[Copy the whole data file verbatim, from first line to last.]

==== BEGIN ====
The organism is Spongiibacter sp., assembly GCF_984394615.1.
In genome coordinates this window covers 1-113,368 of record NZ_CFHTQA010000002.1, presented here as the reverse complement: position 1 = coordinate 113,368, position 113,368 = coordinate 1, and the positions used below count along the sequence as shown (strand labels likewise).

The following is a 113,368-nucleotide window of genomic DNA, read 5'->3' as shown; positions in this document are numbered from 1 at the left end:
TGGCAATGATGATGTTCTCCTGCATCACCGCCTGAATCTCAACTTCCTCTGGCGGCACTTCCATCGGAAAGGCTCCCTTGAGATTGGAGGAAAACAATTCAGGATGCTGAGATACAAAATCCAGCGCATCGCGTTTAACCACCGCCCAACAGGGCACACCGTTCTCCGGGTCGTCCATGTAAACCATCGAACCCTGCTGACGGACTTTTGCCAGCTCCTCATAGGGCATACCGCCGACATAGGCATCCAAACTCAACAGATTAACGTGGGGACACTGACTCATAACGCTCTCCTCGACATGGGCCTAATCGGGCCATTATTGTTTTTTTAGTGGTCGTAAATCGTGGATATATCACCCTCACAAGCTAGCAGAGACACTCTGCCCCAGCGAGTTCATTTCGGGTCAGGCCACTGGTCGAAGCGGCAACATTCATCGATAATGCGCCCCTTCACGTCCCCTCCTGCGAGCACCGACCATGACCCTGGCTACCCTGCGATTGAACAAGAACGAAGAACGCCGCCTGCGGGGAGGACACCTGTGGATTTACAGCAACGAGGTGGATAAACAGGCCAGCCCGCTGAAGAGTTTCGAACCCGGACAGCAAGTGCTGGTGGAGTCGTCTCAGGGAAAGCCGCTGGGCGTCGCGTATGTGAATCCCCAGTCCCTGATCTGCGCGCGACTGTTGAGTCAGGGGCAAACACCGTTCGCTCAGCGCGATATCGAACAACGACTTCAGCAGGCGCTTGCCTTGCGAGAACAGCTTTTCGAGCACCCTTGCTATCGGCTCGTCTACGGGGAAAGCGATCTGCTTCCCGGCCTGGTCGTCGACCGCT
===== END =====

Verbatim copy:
The organism is Spongiibacter sp., assembly GCF_984394615.1.
In genome coordinates this window covers 1-113,368 of record NZ_CFHTQA010000002.1, presented here as the reverse complement: position 1 = coordinate 113,368, position 113,368 = coordinate 1, and the positions used below count along the sequence as shown (strand labels likewise).

The following is a 113,368-nucleotide window of genomic DNA, read 5'->3' as shown; positions in this document are numbered from 1 at the left end:
TGGCAATGATGATGTTCTCCTGCATCACCGCCTGAATCTCAACTTCCTCTGGCGGCACTTCCATCGGAAAGGCTCCCTTGAGATTGGAGGAAAACAATTCAGGATGCTGAGATACAAAATCCAGCGCATCGCGTTTAACCACCGCCCAACAGGGCACACCGTTCTCCGGGTCGTCCATGTAAACCATCGAACCCTGCTGACGGACTTTTGCCAGCTCCTCATAGGGCATACCGCCGACATAGGCATCCAAACTCAACAGATTAACGTGGGGACACTGACTCATAACGCTCTCCTCGACATGGGCCTAATCGGGCCATTATTGTTTTTTTAGTGGTCGTAAATCGTGGATATATCACCCTCACAAGCTAGCAGAGACACTCTGCCCCAGCGAGTTCATTTCGGGTCAGGCCACTGGTCGAAGCGGCAACATTCATCGATAATGCGCCCCTTCACGTCCCCTCCTGCGAGCACCGACCATGACCCTGGCTACCCTGCGATTGAACAAGAACGAAGAACGCCGCCTGCGGGGAGGACACCTGTGGATTTACAGCAACGAGGTGGATAAACAGGCCAGCCCGCTGAAGAGTTTCGAACCCGGACAGCAAGTGCTGGTGGAGTCGTCTCAGGGAAAGCCGCTGGGCGTCGCGTATGTGAATCCCCAGTCCCTGATCTGCGCGCGACTGTTGAGTCAGGGGCAAACACCGTTCGCTCAGCGCGATATCGAACAACGACTTCAGCAGGCGCTTGCCTTGCGAGAACAGCTTTTCGAGCACCCTTGCTATCGGCTCGTCTACGGGGAAAGCGATCTGCTTCCCGGCCTGGTCGTCGACCGCT